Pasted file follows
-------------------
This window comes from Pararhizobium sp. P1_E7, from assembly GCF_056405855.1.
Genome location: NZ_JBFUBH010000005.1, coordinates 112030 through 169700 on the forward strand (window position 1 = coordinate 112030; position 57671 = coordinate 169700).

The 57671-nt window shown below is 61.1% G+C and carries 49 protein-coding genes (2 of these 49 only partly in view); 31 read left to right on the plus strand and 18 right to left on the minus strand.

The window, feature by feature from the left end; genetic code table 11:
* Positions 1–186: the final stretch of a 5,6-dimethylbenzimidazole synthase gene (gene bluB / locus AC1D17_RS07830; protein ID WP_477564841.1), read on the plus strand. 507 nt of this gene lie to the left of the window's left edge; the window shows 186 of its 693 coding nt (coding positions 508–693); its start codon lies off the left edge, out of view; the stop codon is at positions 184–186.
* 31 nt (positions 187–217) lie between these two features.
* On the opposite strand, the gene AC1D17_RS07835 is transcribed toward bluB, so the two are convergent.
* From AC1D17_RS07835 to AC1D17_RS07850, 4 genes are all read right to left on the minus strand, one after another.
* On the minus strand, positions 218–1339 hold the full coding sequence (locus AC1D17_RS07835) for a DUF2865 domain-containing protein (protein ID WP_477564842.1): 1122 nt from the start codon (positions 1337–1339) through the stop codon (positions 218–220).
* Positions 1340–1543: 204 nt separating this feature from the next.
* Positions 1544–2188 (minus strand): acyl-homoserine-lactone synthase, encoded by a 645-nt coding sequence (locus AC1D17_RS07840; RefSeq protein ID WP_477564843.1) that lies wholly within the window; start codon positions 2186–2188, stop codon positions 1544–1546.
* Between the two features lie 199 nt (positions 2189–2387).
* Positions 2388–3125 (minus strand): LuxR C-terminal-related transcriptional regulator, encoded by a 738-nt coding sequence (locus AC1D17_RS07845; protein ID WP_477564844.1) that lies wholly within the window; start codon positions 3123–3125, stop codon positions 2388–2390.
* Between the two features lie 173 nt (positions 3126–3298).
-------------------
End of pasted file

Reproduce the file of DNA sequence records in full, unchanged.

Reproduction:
This window comes from Pararhizobium sp. P1_E7, from assembly GCF_056405855.1.
Genome location: NZ_JBFUBH010000005.1, coordinates 112030 through 169700 on the forward strand (window position 1 = coordinate 112030; position 57671 = coordinate 169700).

The 57671-nt window shown below is 61.1% G+C and carries 49 protein-coding genes (2 of these 49 only partly in view); 31 read left to right on the plus strand and 18 right to left on the minus strand.

The window, feature by feature from the left end; genetic code table 11:
* Positions 1–186: the final stretch of a 5,6-dimethylbenzimidazole synthase gene (gene bluB / locus AC1D17_RS07830; protein ID WP_477564841.1), read on the plus strand. 507 nt of this gene lie to the left of the window's left edge; the window shows 186 of its 693 coding nt (coding positions 508–693); its start codon lies off the left edge, out of view; the stop codon is at positions 184–186.
* 31 nt (positions 187–217) lie between these two features.
* On the opposite strand, the gene AC1D17_RS07835 is transcribed toward bluB, so the two are convergent.
* From AC1D17_RS07835 to AC1D17_RS07850, 4 genes are all read right to left on the minus strand, one after another.
* On the minus strand, positions 218–1339 hold the full coding sequence (locus AC1D17_RS07835) for a DUF2865 domain-containing protein (protein ID WP_477564842.1): 1122 nt from the start codon (positions 1337–1339) through the stop codon (positions 218–220).
* Positions 1340–1543: 204 nt separating this feature from the next.
* Positions 1544–2188 (minus strand): acyl-homoserine-lactone synthase, encoded by a 645-nt coding sequence (locus AC1D17_RS07840; RefSeq protein ID WP_477564843.1) that lies wholly within the window; start codon positions 2186–2188, stop codon positions 1544–1546.
* Between the two features lie 199 nt (positions 2189–2387).
* Positions 2388–3125 (minus strand): LuxR C-terminal-related transcriptional regulator, encoded by a 738-nt coding sequence (locus AC1D17_RS07845; protein ID WP_477564844.1) that lies wholly within the window; start codon positions 3123–3125, stop codon positions 2388–2390.
* Between the two features lie 173 nt (positions 3126–3298).